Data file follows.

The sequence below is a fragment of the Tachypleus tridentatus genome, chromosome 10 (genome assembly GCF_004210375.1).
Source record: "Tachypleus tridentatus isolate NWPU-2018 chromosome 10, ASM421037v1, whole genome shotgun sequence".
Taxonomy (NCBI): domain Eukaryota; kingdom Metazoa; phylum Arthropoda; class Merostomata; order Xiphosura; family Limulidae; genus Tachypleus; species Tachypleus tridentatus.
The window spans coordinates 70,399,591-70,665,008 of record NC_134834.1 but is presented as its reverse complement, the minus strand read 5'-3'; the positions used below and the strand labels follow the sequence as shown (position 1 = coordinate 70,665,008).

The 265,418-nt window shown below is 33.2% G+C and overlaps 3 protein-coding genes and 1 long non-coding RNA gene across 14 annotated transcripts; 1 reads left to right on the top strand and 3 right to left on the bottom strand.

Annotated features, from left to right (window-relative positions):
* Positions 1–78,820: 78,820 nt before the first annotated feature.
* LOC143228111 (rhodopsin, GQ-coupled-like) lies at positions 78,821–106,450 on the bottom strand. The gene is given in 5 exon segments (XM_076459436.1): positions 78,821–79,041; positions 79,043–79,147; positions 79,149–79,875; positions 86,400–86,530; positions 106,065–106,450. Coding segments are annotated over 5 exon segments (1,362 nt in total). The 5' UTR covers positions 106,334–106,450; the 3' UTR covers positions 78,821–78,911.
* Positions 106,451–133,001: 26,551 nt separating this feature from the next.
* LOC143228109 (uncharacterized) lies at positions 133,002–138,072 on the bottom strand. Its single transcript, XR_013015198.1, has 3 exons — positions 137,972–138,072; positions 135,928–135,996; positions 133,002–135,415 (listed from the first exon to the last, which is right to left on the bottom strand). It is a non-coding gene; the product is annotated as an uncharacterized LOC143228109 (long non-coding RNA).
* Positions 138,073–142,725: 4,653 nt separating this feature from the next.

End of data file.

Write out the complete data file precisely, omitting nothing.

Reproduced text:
The sequence below is a fragment of the Tachypleus tridentatus genome, chromosome 10 (genome assembly GCF_004210375.1).
Source record: "Tachypleus tridentatus isolate NWPU-2018 chromosome 10, ASM421037v1, whole genome shotgun sequence".
Taxonomy (NCBI): domain Eukaryota; kingdom Metazoa; phylum Arthropoda; class Merostomata; order Xiphosura; family Limulidae; genus Tachypleus; species Tachypleus tridentatus.
The window spans coordinates 70,399,591-70,665,008 of record NC_134834.1 but is presented as its reverse complement, the minus strand read 5'-3'; the positions used below and the strand labels follow the sequence as shown (position 1 = coordinate 70,665,008).

The 265,418-nt window shown below is 33.2% G+C and overlaps 3 protein-coding genes and 1 long non-coding RNA gene across 14 annotated transcripts; 1 reads left to right on the top strand and 3 right to left on the bottom strand.

Annotated features, from left to right (window-relative positions):
* Positions 1–78,820: 78,820 nt before the first annotated feature.
* LOC143228111 (rhodopsin, GQ-coupled-like) lies at positions 78,821–106,450 on the bottom strand. The gene is given in 5 exon segments (XM_076459436.1): positions 78,821–79,041; positions 79,043–79,147; positions 79,149–79,875; positions 86,400–86,530; positions 106,065–106,450. Coding segments are annotated over 5 exon segments (1,362 nt in total). The 5' UTR covers positions 106,334–106,450; the 3' UTR covers positions 78,821–78,911.
* Positions 106,451–133,001: 26,551 nt separating this feature from the next.
* LOC143228109 (uncharacterized) lies at positions 133,002–138,072 on the bottom strand. Its single transcript, XR_013015198.1, has 3 exons — positions 137,972–138,072; positions 135,928–135,996; positions 133,002–135,415 (listed from the first exon to the last, which is right to left on the bottom strand). It is a non-coding gene; the product is annotated as an uncharacterized LOC143228109 (long non-coding RNA).
* Positions 138,073–142,725: 4,653 nt separating this feature from the next.